They had litters of 8 and 10 but then swine flu struck and some escaped to be eaten by other people from the local village, so 16 were lost. Of the four remaining three of them are pregnant again.

Since then they have been making a much better and bigger place for the pigs although are still to put up a brick structure to be able to have them separated according to age.

Based on selling the pigs once they are 18 months old they envisage making a profit of around 590ZMK per pig (US$50).  


Personal Stories

Leonard Kapenda

changed lifeWe met Leonard Kapenda at Kamatipa village and he ran up to up to welcome us. I didn’t recognize him at first but he was one of the orphans on the Kamatipa program who completed Grade 12 in 2014. He is also the one who came to visit Faides after Jeremiah passed away to give a financial gift.

After passing his exams he moved to Lusaka to work for a Chinese company making animal stock feeds. He lived on the compound where he worked, and earnt an average wage for very hard work. While in Lusaka he liked the big city and was able to keep himself straight because his older brother was there and part of a church so he keep going.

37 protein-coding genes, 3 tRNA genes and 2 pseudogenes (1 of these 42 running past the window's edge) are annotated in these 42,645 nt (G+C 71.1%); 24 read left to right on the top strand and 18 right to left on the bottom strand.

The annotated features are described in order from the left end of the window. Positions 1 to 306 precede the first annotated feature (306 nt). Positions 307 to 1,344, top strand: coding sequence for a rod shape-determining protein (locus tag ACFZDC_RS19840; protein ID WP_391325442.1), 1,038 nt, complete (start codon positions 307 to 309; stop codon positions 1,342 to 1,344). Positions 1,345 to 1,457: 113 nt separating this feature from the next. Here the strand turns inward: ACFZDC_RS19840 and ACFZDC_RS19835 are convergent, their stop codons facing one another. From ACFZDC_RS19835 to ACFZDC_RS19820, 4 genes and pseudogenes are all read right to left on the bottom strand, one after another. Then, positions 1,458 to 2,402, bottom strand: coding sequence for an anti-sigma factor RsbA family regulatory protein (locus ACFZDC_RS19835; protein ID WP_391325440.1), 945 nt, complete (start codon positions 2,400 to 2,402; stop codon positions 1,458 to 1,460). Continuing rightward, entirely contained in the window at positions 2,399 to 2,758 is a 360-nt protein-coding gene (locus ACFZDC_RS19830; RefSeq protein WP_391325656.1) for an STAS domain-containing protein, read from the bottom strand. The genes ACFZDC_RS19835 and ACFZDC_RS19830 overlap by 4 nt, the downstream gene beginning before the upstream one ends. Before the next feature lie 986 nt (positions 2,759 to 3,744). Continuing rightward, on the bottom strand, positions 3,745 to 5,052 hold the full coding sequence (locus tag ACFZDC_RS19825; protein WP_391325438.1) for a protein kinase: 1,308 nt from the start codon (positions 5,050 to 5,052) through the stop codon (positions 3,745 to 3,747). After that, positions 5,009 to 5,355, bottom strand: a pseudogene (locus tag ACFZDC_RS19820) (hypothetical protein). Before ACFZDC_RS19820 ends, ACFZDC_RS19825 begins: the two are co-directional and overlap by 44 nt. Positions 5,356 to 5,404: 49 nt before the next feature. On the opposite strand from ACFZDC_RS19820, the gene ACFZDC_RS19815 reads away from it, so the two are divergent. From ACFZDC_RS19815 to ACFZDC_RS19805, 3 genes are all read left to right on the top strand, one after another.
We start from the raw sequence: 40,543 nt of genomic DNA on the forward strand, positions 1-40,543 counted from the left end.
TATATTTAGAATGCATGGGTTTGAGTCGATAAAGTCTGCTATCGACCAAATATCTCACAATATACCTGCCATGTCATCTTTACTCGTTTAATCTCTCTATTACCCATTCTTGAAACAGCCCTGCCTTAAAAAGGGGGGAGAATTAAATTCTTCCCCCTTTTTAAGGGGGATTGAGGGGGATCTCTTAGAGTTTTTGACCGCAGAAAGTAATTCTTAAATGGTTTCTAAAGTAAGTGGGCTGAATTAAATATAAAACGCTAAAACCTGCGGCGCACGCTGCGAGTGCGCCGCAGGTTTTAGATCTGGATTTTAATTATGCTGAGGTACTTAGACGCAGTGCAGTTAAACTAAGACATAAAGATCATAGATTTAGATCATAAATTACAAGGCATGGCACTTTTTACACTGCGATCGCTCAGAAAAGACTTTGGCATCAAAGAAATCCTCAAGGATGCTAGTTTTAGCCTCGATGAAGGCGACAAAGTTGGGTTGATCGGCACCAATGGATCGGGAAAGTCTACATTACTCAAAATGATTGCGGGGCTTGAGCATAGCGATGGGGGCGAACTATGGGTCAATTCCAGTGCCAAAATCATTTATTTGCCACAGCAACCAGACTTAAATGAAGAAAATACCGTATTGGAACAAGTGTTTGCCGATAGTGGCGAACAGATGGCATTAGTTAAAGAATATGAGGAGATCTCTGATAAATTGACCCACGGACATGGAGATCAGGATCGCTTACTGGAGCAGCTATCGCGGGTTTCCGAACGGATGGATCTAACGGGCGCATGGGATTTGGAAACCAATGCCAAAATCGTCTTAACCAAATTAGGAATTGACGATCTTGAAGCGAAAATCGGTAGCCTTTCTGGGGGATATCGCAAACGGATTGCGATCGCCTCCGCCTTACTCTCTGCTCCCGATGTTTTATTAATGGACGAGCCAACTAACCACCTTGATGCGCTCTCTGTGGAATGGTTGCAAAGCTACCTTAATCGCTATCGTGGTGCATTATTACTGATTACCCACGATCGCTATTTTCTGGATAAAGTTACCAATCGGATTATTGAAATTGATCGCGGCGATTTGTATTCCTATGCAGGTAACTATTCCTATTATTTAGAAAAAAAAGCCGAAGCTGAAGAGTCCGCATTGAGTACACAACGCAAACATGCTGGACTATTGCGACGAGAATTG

Last year the company closed as business was slow so he decided the best thing to do was to come back to Kamatipa and start farming on his family's land. He really loves farming but this year realized he has to be there. He was still in process of shifting from Lusaka in December and had to get some of his siblings to plant the field of 2 limas of soybeans but unfortunately they didn’t do a good job. He is very interested in Foundations for Farming and he and Faides are planning to plant a small plot together next season to try and help increase yields.

He is now married with one small child. They are still working to build a house on his plot of land.

Leonard has a passion to help the orphans still in Kamatipa because he knows what it is like to grow up without parents. He loves football and is wanting to start a club as a means to get the orphans and others together to start mentoring them on life. He has a friend Stephen who wants to help in this.

Faides and Rebecca are very keen for this young man to be involved in the partnership.


Plans for the Future

big capacityFaides is very busy and our only concern is her capacity, but that is very big! We will leave the current program at 11 orphans plus the extra three for this year and see how it progresses for next year.

Last year we dropped the budget from US$2,500 to $1,250 due to a reduction in the number of orphans and the lack of information coming out of Kamatipa. I have asked them to give me a revised budget for the current orphans on the program before September 2019.



I have to say that it felt just a bit like God's kingdom here today. To see Faides, a widow, being included so much in the community, to talk to orphans who went thru the program many years ago thriving, and to see so much production from the land….. well what else could it be.